On most Saturday mornings, I’ll make a trip to the St. Lawrence Market to do my weekly food shopping. And one of my favourite indulgences is to stop by Carousel Bakery. They are most famous for their Peameal Bacon Sandwich, which is excellent. But my personal preference is the Breakfast on a Bun: Egg, peameal bacon, and processed cheese, topped with some barbecue sauce.

St. Lawrence Market (92-95 Front Street East), Downtown Toronto. No reservations, no dedicated seating, cash only. Closed Monday.

Peameal Bacon Sandwich

Nom nom nom

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Khao San Road

Khao Soi at Khao San Road

Khao Soi at Khao San Road

Khao San Road on Adelaide Street does some brilliant Thai food. They don’t take reservations, and there is always a queue, but it’s definitely worth the wait; they will take your number and call you. If I want to wait over a nice quiet glass of wine, I will head to the upstairs lounge at the TIFF Lightbox; If I want beer on a patio, I will try the Town Crier on John Street.

There isn’t really a poor choice on the menu, but my favourites are the garlic tofu and the Khao Soi.

326 Adelaide West, Entertainment District, Toronto. No Reservations. Closed Sundays and holidays.

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Golden Syrup Cookies

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These are the world’s most delicious non-chocolate cookie. But you can add chocolate if you want.

  • 440g        All-purpose flour
  • 5g            Baking soda
  • 5g            Baking powder
  • 5g            Salt
  • 230g        Cold unsalted butter
  • 520g        Granulated sugar
  • 2              Large eggs
  • 70g          Golden syrup
  • 15g          Vanilla extract
  •                 Chocolate-covered candied ginger (optional)
  •                 Sea salt

Pre-heat oven to 190ºC.

Sift together flour, baking soda, baking powder, and salt into a bowl.  Set aside.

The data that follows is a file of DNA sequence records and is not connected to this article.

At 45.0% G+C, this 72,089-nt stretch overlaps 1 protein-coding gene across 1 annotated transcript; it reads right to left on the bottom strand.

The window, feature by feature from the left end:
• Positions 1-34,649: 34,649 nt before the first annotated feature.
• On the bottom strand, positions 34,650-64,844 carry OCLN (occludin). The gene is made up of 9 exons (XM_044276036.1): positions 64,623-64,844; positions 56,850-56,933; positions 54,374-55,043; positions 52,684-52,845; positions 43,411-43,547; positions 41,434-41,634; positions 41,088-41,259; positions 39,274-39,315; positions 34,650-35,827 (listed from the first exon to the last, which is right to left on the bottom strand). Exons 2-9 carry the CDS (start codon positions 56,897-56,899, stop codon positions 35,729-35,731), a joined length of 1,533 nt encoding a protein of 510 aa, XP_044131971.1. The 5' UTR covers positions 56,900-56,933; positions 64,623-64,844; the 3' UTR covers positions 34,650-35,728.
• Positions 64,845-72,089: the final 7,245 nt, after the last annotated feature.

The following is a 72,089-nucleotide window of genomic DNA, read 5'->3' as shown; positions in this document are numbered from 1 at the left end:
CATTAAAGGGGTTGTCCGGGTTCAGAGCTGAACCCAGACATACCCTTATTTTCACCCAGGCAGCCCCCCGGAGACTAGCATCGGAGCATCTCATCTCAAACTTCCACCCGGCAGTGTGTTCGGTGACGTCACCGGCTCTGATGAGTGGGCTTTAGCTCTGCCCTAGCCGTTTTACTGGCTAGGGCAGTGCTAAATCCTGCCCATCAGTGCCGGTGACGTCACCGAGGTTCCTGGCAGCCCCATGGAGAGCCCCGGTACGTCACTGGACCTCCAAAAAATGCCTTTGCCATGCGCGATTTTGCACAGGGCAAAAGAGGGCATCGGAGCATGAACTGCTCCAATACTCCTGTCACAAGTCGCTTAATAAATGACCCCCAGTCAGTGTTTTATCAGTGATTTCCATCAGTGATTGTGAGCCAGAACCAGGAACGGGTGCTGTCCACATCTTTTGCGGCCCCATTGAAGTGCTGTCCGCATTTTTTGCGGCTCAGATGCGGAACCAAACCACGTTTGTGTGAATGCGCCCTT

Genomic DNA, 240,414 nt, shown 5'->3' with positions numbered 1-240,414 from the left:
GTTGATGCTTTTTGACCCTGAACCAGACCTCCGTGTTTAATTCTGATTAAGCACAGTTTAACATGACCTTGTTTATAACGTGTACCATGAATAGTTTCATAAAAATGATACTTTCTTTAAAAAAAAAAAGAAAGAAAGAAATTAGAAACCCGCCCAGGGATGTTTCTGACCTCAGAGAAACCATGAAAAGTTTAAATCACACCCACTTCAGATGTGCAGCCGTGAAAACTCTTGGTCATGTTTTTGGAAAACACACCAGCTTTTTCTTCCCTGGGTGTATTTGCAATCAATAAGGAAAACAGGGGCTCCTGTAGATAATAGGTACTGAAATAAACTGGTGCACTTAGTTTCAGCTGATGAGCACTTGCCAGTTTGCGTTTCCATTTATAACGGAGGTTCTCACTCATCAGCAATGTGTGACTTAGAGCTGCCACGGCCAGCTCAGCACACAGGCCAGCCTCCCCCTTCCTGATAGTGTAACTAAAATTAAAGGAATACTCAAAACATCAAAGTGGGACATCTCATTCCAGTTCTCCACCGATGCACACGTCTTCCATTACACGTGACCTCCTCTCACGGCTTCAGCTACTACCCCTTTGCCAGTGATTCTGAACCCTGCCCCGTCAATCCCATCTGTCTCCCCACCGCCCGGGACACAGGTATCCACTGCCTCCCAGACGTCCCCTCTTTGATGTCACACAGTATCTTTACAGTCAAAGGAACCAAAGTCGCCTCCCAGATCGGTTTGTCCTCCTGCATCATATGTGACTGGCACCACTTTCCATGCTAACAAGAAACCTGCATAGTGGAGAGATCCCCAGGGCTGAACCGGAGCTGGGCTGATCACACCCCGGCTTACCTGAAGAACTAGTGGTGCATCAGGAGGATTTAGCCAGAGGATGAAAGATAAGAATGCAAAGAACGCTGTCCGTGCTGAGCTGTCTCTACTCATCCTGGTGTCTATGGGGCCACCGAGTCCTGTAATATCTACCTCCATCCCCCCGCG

Using a mixer fitted with paddle attachment, cream together the butter and sugar on medium speed until the mixture becomes light and fluffy (approximately 10 minutes).

Reduce the speed of the mixer to low and add the eggs, one at a time.

Add the golden syrup and vanilla extract, and continue to mix until well-incorporated.

Add the flour mixture to the creamed butter, sugar, add egg mixture.  Continue to mix for 3-5 minutes until the dry ingredients are incorporated and a dough is formed.

Portion the dough into balls (approximately 40g per ball).  If using, push 2-3 pieces of chocolate into the top of the formed dough ball.

At this stage, balls of dough can be frozen individually and baked on demand.

If baking immediately, place balls of dough on a parchment-lined baking tray roughly 10cm apart. Place the tray in the oven for 8-10 minutes or until the cookies are golden brown.  Remove the tray from the oven and allow the cookies to rest on the tray for a few minutes before placing on a cooling rack.  Sprinkle with sea salt.

Theoretically, the cookies will keep for up to 5 days in an airtight tin.  In practice, they are always eaten sooner than that.

Source: Heston Blumenthal at Home, page 359